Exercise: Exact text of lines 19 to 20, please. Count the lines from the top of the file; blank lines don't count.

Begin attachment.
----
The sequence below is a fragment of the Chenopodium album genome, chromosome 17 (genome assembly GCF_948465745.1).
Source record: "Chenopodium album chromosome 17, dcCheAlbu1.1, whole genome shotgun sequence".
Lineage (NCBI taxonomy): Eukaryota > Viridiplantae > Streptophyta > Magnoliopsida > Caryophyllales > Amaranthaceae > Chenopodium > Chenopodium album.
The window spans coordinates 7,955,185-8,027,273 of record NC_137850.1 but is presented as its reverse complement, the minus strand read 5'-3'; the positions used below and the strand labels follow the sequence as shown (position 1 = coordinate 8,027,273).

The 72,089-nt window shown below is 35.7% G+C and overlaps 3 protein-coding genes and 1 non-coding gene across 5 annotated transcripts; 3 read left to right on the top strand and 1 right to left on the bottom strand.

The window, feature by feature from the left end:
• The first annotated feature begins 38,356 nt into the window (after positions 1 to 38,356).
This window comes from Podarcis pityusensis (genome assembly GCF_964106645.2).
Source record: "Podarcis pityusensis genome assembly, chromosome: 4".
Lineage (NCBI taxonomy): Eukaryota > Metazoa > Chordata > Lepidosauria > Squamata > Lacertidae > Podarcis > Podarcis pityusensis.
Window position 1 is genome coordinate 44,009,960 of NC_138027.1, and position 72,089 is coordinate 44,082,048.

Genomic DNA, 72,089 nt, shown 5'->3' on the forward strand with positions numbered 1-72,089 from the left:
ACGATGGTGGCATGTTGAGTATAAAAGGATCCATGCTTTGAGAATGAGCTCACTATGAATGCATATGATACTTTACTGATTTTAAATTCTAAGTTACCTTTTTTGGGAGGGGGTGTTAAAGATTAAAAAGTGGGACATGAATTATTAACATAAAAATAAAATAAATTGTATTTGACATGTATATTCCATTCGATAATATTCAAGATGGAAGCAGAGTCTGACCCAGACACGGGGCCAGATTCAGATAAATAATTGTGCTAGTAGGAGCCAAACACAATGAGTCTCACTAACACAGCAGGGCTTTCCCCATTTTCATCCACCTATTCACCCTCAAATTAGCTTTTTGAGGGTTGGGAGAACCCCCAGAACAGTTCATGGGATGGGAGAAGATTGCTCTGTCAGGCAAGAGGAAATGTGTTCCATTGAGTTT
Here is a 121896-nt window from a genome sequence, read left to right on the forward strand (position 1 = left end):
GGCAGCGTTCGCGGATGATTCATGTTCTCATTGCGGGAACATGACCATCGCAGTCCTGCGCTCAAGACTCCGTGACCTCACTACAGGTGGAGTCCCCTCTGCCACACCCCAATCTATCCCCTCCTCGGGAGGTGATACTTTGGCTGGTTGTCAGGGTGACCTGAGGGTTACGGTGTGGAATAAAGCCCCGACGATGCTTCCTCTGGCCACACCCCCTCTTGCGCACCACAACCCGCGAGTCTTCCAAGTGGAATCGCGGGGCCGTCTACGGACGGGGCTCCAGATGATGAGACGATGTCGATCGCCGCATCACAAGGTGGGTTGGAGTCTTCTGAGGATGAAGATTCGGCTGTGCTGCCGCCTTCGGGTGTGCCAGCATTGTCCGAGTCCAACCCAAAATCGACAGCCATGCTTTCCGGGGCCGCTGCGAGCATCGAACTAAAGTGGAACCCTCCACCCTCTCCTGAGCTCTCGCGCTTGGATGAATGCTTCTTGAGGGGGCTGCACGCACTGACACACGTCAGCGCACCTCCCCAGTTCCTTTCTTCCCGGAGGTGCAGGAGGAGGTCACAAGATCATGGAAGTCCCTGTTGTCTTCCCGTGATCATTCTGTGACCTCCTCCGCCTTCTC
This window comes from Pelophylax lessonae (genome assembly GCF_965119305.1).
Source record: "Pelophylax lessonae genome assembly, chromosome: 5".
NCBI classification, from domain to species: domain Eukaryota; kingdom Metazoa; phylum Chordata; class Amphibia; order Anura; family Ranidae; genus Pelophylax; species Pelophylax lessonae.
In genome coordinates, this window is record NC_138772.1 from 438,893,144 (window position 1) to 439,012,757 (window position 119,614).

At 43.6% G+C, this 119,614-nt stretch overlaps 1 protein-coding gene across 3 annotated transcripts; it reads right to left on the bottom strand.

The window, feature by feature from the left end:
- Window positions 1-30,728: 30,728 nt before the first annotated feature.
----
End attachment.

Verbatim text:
In genome coordinates, this window is record NC_138772.1 from 438,893,144 (window position 1) to 439,012,757 (window position 119,614).

At 43.6% G+C, this 119,614-nt stretch overlaps 1 protein-coding gene across 3 annotated transcripts; it reads right to left on the bottom strand.